Latest & Upcoming IPOs -- 2023 Calendar | The Motley Fool (2023)

The IPO calendar was sparse in 2022, and things are only a bit busier in 2023. The bear market made many private companies rethink their plans to go public. With investor sentiment waxing negative for most of 2022, IPOs garnered only muted interest. This reduced the amount of cash that a private company could raise from selling shares to the public.

Latest & Upcoming IPOs -- 2023 Calendar | The Motley Fool (1)

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The result was a terrible year for the IPO market. According to financial research company S&P Global (SPGI -0.6%), there were only 1,671 IPOs worldwide in 2022, half as many as in 2021. Money raised was less than $180 billion, down from $627 billion in 2021.

Nevertheless, the IPO market could be heating up again. While many private companies are delaying their IPO plans until the bear market eases, there have been a handful of exciting public offerings so far in 2023, with a couple more on the calendar for later in the year.

The IPO calendar for 2023

The IPO calendar for 2023 and beyond

Here are the top upcoming IPOs to keep an eye out for in 2023:

Data source: Company SEC filings.
CompanyWhat they doProjected IPO date
CAVA GroupTop Mediterannean-themed fast-casual restaurant chain.June 15, 2023
ARM HoldingTop semiconductor design licensing company, currently a subsidiary of Japan's Softbank to be spun off as an independent entity.In 2023
DiscordCommunications app popular among video gamers but with growing adoption as a chat app among other users as well.In 2023
VinfastAn electric vehicle startup planning a U.S.-based factory.In 2023
InstacartA grocery ordering and delivery service that partners with physical stores.In 2023
RedditPopular social media site and public forum for making posts where content is promoted via user voting.In 2023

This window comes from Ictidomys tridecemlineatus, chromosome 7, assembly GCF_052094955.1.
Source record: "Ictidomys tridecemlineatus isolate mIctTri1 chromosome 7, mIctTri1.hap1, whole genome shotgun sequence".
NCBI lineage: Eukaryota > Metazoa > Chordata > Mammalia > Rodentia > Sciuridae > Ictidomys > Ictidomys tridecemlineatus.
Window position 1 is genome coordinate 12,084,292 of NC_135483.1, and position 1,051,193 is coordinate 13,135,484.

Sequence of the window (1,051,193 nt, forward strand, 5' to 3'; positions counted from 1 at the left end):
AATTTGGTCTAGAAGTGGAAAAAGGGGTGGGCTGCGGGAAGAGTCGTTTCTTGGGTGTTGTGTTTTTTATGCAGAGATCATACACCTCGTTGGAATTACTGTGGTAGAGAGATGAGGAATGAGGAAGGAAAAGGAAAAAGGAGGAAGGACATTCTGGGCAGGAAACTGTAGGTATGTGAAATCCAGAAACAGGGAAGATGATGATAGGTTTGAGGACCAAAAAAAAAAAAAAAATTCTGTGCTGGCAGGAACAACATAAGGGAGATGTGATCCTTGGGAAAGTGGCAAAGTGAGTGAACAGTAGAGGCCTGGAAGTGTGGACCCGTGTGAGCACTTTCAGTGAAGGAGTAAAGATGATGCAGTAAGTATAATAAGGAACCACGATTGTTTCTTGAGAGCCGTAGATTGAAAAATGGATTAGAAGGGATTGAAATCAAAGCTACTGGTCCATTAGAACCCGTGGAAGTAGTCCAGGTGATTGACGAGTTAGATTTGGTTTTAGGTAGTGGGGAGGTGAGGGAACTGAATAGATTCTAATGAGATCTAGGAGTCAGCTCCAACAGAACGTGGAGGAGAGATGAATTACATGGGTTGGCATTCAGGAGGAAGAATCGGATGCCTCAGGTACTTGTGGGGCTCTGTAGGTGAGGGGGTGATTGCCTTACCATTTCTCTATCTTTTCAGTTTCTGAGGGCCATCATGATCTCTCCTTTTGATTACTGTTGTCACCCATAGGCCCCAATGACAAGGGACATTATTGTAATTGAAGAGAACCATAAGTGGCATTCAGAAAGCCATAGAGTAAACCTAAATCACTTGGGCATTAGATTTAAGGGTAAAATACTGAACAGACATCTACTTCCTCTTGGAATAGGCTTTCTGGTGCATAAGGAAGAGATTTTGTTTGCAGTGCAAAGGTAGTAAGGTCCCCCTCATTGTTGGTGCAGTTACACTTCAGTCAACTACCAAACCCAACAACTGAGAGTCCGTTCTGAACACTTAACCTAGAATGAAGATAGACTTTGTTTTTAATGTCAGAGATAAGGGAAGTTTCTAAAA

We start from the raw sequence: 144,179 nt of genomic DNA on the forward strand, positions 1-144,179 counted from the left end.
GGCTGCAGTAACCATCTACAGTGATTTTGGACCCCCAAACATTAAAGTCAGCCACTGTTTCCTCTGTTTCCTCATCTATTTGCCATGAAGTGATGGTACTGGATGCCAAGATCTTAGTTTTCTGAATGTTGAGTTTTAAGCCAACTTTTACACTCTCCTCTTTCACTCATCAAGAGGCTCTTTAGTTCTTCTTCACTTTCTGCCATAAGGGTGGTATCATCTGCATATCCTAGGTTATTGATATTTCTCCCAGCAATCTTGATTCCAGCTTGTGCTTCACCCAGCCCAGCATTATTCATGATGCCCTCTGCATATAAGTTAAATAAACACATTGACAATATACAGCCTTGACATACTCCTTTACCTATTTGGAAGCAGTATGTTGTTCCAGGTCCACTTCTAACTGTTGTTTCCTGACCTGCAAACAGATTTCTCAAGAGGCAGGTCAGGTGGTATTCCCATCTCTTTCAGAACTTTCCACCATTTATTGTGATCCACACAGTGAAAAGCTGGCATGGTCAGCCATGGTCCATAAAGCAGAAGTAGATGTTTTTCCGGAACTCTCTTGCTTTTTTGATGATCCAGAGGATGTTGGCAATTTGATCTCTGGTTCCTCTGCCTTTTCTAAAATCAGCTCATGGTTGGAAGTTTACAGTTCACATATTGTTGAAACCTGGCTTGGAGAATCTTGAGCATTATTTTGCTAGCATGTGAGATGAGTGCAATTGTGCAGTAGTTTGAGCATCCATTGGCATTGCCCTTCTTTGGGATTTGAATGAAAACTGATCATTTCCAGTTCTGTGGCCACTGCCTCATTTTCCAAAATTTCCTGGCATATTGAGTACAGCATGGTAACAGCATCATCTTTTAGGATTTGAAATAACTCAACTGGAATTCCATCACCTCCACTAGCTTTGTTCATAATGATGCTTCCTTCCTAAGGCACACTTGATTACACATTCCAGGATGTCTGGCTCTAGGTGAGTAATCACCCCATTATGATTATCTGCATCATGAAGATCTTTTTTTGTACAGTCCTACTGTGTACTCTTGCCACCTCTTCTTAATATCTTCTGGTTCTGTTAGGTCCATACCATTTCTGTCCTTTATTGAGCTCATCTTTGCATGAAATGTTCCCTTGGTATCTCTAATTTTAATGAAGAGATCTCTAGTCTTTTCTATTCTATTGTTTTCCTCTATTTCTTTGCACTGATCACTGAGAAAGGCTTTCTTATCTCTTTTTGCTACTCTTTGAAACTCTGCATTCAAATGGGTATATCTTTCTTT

DatabricksCloud-based tool for collaborating on data management and analysis, also used in building AI applications.To be determined
StripeDigital payments infrastructure and software leader that powers payments capabilities for merchants worldwide.To be determined

1. CAVA Group

1. CAVA Group

CAVA Group (CAVA -2.71%) is a fast-expanding fast-casual restaurant (think the same type of dining experience as Chipotle (CMG 0.4%)). CAVA has a Mediterranean flair, marketing the healthy lifestyle and simple fresh-ingredient cuisine of southern Europe, northern Africa, and the Middle East.

Over the summer of 2018, CAVA acquired another fast-casual Mediterranean fare chain, Zoe's Kitchen, which itself was a publicly traded stock at the time.

CAVA went public in June 2023 and nearly doubled from the IPO price when shares began trading on stock exchanges. Though CAVA is growing fast, it also loses money, making it a high-risk bet right now.

2. ARM Holding

2. ARM Holding

Following Intel's (INTC -1.04%) successful spinoff of its self-driving car subsidiary Mobileye (MBLY -2.36%) in 2022, ARM Holding could be the next semiconductor company to hit the public markets. Current owner Softbank (SFTB.Y -1.0%) purchased ARM in 2016 and is interested in a spinoff to raise cash.